Take the 2-minute tour ×
Stack Overflow is a question and answer site for professional and enthusiast programmers. It's 100% free, no registration required.

I'd like my WCF service to return an xml file that has been signed.

I found documentation that shows how to sign an XmlDocument on msdn, but since a WCF function can't return an XmlDocument I'm not sure if the following would work (similar to thisquestion)

public XmlElement GetXml() {
        var doc = new XmlDocument();
        // add data to doc
        // sign doc
        return doc.DocumentElement;
    }

Would it still be possible to verify the signature of doc.DocumentElement if I added it to another XmlDocument after a client requested it? Is there a better way to do this?

Thanks!

share|improve this question
    
a WCF function should be able to return XMLDocument as well, as far as i can tell. Have you tried [OperationContract] XmlDocument GetXml(); ? –  InSane Sep 1 '10 at 7:38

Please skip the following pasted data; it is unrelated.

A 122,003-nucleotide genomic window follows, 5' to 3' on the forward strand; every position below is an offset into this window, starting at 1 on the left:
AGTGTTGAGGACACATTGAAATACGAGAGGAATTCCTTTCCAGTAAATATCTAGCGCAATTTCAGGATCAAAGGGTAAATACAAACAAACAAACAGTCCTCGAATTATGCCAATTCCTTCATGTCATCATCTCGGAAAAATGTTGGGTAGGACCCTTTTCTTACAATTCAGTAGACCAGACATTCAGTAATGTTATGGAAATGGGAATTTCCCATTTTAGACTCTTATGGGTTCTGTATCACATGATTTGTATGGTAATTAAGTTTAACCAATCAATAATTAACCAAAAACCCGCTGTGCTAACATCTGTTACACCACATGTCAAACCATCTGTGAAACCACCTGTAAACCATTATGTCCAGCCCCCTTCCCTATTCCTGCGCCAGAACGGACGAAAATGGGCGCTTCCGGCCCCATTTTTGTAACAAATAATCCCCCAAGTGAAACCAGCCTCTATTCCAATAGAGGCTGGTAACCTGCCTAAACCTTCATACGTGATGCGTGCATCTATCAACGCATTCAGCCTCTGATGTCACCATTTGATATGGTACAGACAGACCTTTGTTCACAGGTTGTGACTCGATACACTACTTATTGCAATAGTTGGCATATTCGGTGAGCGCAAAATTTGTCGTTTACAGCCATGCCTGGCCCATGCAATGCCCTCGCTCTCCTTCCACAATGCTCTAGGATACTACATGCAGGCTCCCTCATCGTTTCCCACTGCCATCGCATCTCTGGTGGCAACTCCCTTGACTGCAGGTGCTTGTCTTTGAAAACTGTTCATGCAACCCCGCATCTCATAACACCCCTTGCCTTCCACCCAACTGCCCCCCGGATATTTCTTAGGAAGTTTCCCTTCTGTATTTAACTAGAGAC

@In Sane - Thanks for your comment. Yeah I have it set up correctly with [OperationContract] in the interface. When I use XmlDocument the WCF test client fails to load with this message "Failed to add a service. Service metadata may not be accessible. Make sure your service is running and exposing metadata.", when I use XmlElement as above I can't test the function, but when I use String as the return value it works :). I'm very knew to WCF, so any help or suggestions are appreciated! –  Evan Sep 1 '10 at 16:59
add comment

1 Answer

up vote 0 down vote accepted

XmlDocument is not decorated with DataContractAttribute and I cannot see why the object needs to be sent over the wire while the serialized form (text form) is all that is required.

I would design it as:

[OperationContract]
string GetFooXml();

And send the string. That is what WCF/XML is for, sending data as text whenever possible so that more kinds of clients can consume it.

share|improve this answer
    
Do you mean sending XML as encoded string? –  Ladislav Mrnka Sep 6 '10 at 14:26
    
Yes, pretty much. It will be escaped when it is sent so you shouldn't have any problem. –  Aliostad Sep 6 '10 at 15:54
add comment

Your Answer

 
discard

By posting your answer, you agree to the privacy policy and terms of service.

Not the answer you're looking for? Browse other questions tagged or ask your own question.